On second thought, Social Security might be in trouble

The political fight over Social Security took on added urgency Wednesday as the retirement system’s trustees reported that it will turn into a money loser in 2017 – one year sooner than previously projected.

More long range, Social Security will run out of cash reserves in its trust fund by 2041, again a year earlier than thought to be the case just a year ago, the trustees said in an annual report that added new material to the already raging debate.

By 2041, the trustees said, Social Security would be able to pay only 74 cents of every dollar of promised benefits – barring a White House-congressional deal that could entail some major changes in retirement plans.

Urging quick congressional approval of President Bush’s plan for partial privatization of Social Security, the White House seized the new report as evidence that lawmakers cannot delay painful steps to shore up the retirement system for the millions of baby boomers approaching their first claim on benefits.

But for the Democrats in Congress, the report proved their point that Social Security was not in any immediate danger.

“Today’s report confirms that the so-called Social Security crisis exists in only one place – the minds of Republicans,” said Senate Minority Leader Harry Reid, D-Nev. “In reality, the program is on solid ground for decades to come.”

The trustees, four of them Bush administration officials, said Social Security can be saved, but not as it now operates.

Offering more positive news, the trustees said that the giant Medicare health insurance program might have gotten a little bit healthier over the past year.

Medicare now looks to have enough money to keep paying hospital bills until 2020, as opposed to the 2019 insolvency date projected by the trustees a year ago.

But it was the downbeat report on Social Security, already the year’s hottest national political issue, that stirred up the debate.

Offering a politically impossible scenario, the trustees said that Social Security could be made solvent for the next 75 years if Social Security taxes were immediately raised by 15 percent or if benefits were cut by 13 percent.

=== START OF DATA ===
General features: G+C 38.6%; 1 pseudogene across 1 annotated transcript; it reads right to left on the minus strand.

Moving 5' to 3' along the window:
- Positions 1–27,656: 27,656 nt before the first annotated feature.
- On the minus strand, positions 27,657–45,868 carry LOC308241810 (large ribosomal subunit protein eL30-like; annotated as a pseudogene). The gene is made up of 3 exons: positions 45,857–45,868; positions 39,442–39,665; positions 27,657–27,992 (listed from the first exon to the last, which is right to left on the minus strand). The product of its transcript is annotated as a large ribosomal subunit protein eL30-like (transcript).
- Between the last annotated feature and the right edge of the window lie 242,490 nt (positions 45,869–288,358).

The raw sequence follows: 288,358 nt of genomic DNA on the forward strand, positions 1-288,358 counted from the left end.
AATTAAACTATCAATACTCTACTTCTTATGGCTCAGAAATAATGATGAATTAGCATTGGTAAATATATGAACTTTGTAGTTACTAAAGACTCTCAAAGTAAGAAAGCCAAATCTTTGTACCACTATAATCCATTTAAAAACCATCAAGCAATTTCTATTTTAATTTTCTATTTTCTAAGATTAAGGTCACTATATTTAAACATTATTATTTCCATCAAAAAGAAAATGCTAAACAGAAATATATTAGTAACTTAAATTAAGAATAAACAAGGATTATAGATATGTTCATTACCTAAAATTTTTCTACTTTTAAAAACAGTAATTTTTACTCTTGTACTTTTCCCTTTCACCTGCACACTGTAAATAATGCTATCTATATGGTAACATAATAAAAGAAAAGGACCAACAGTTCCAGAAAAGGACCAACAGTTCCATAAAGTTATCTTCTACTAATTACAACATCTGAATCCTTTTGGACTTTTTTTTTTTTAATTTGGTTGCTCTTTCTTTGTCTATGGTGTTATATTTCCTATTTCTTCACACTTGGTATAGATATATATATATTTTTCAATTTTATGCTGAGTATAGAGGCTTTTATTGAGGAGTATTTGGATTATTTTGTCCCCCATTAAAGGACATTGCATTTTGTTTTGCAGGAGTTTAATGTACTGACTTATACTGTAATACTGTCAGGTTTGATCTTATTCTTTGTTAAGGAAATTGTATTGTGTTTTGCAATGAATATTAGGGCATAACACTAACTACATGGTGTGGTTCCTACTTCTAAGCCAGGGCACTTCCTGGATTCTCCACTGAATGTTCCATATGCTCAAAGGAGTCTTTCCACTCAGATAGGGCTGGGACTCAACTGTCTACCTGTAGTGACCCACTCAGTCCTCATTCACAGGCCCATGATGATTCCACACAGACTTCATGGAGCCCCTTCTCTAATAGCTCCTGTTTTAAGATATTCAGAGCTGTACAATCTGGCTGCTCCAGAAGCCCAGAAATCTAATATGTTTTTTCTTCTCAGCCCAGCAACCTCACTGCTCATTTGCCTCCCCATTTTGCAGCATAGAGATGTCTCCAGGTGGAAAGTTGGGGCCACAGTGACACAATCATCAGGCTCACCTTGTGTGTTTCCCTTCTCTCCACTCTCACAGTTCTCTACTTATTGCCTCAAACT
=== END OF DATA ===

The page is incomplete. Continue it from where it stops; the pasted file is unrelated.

The longer Social Security stays as it is, the more expensive will be the cost of making it solvent, the trustees said. They pointed out that Social Security is on a path to be $4 trillion short of the money it will need to pay full benefits over the next 75 years. Last year, the trustees estimated the 75-year shortfall at $3.7 trillion.

The White House said that the new report adds impetus to the president’s call for an overhaul of Society Security through the creation of voluntary private accounts for retirement with diverted Social Security taxes.

The report leaves “no question that Social Security reform is needed and is needed soon,” said Treasury Secretary John Snow, one of the six trustees for both programs.

“Reform of this system, for the sake of our children, grandchildren and the financial future of our country, is a very real and pressing matter,” Snow said.

Snow said that the president is proposing an overhaul of Society Security because the 70-year-old retirement system “cries out for answers.” Despite polls showing the public opposed to privatization, Snow said that Congress would deal with the president’s proposals before the end of this year.

“I agree with the trustees that action is needed sooner rather than later if we are to avert a crisis,” said Rep. Bill Thomas, R-Calif., chairman of the House Ways and Means Committee.

But Democrats in Congress who oppose Bush’s privatization plan welcomed the report as evidence that the country can make Social Security solvent without drastic overhaul that includes diversion of Social Security taxes to private accounts.

The report “reinforces one basic reality – in its current form, Social Security will be able to pay full benefits until 2041 and even after that will be able to pay 74 percent of benefits,” said House Minority Leader Nancy Pelosi, D-Calif.

“This finding flatly contradicts Republican efforts to manufacture a crisis in Social Security to justify a privatization plan that is unaffordable, unnecessary and unwise,” Pelosi said.

With Social Security facing “a shortfall more than 35 years in the future,” said Rep. Sander Levin, D-Mich., “this report offers us an opportunity to remove private accounts from the table, so we can come up with a thoughtful bipartisan solution that will protect Social Security for generations to come.”

The 2041 date for Social Security and the 2020 date for Medicare are the estimated times when the trust funds will have spent the money they have been accumulating in anticipation of 78 million baby boomers who will begin to claim benefits by the end of this decade.

The dates are the absolute deadline for the government to decide it if will keep the programs operating at their currently projected levels through a combination of benefit cuts, higher taxes, borrowing, or tapping other government programs.

“Though highly challenging, the financial difficulties facing Social Security and Medicare are not insurmountable,” the trustees said.

Four of the six trustees are administration officials. They are Snow, Labor Secretary Elaine Chao, Health and Human Services Secretary Michael Leavitt and Social Security Commissioner Anne Barnhart. The two private trustees are John L. Palmer, a retired dean at Syracuse University, and Thomas R. Saving, an economics professor at Texas A&M University.